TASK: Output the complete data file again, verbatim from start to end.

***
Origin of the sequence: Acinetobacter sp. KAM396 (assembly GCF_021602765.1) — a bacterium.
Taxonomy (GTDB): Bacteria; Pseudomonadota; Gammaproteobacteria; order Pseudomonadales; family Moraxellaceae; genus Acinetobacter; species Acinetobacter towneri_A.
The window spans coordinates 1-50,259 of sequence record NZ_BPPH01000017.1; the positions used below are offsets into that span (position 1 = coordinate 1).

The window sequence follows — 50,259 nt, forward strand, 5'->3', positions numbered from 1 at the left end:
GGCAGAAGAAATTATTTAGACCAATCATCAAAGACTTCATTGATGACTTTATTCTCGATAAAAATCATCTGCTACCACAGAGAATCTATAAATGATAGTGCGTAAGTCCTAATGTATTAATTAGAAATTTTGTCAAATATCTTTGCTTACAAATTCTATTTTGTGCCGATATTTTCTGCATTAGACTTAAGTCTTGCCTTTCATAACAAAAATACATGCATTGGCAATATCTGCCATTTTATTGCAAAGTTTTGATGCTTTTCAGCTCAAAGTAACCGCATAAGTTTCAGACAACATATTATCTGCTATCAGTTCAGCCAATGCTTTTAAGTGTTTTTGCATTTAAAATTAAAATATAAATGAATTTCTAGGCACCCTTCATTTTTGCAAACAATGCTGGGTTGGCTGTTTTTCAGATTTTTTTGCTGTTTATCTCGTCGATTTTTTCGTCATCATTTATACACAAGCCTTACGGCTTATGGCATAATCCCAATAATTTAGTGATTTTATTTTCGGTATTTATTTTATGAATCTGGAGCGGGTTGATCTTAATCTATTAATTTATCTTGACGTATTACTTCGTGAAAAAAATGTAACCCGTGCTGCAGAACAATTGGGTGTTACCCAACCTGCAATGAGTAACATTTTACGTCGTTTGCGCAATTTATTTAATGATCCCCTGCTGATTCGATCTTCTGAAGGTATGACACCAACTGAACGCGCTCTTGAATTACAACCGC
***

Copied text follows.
Origin of the sequence: Acinetobacter sp. KAM396 (assembly GCF_021602765.1) — a bacterium.
Taxonomy (GTDB): Bacteria; Pseudomonadota; Gammaproteobacteria; order Pseudomonadales; family Moraxellaceae; genus Acinetobacter; species Acinetobacter towneri_A.
The window spans coordinates 1-50,259 of sequence record NZ_BPPH01000017.1; the positions used below are offsets into that span (position 1 = coordinate 1).

The window sequence follows — 50,259 nt, forward strand, 5'->3', positions numbered from 1 at the left end:
GGCAGAAGAAATTATTTAGACCAATCATCAAAGACTTCATTGATGACTTTATTCTCGATAAAAATCATCTGCTACCACAGAGAATCTATAAATGATAGTGCGTAAGTCCTAATGTATTAATTAGAAATTTTGTCAAATATCTTTGCTTACAAATTCTATTTTGTGCCGATATTTTCTGCATTAGACTTAAGTCTTGCCTTTCATAACAAAAATACATGCATTGGCAATATCTGCCATTTTATTGCAAAGTTTTGATGCTTTTCAGCTCAAAGTAACCGCATAAGTTTCAGACAACATATTATCTGCTATCAGTTCAGCCAATGCTTTTAAGTGTTTTTGCATTTAAAATTAAAATATAAATGAATTTCTAGGCACCCTTCATTTTTGCAAACAATGCTGGGTTGGCTGTTTTTCAGATTTTTTTGCTGTTTATCTCGTCGATTTTTTCGTCATCATTTATACACAAGCCTTACGGCTTATGGCATAATCCCAATAATTTAGTGATTTTATTTTCGGTATTTATTTTATGAATCTGGAGCGGGTTGATCTTAATCTATTAATTTATCTTGACGTATTACTTCGTGAAAAAAATGTAACCCGTGCTGCAGAACAATTGGGTGTTACCCAACCTGCAATGAGTAACATTTTACGTCGTTTGCGCAATTTATTTAATGATCCCCTGCTGATTCGATCTTCTGAAGGTATGACACCAACTGAACGCGCTCTTGAATTACAACCGC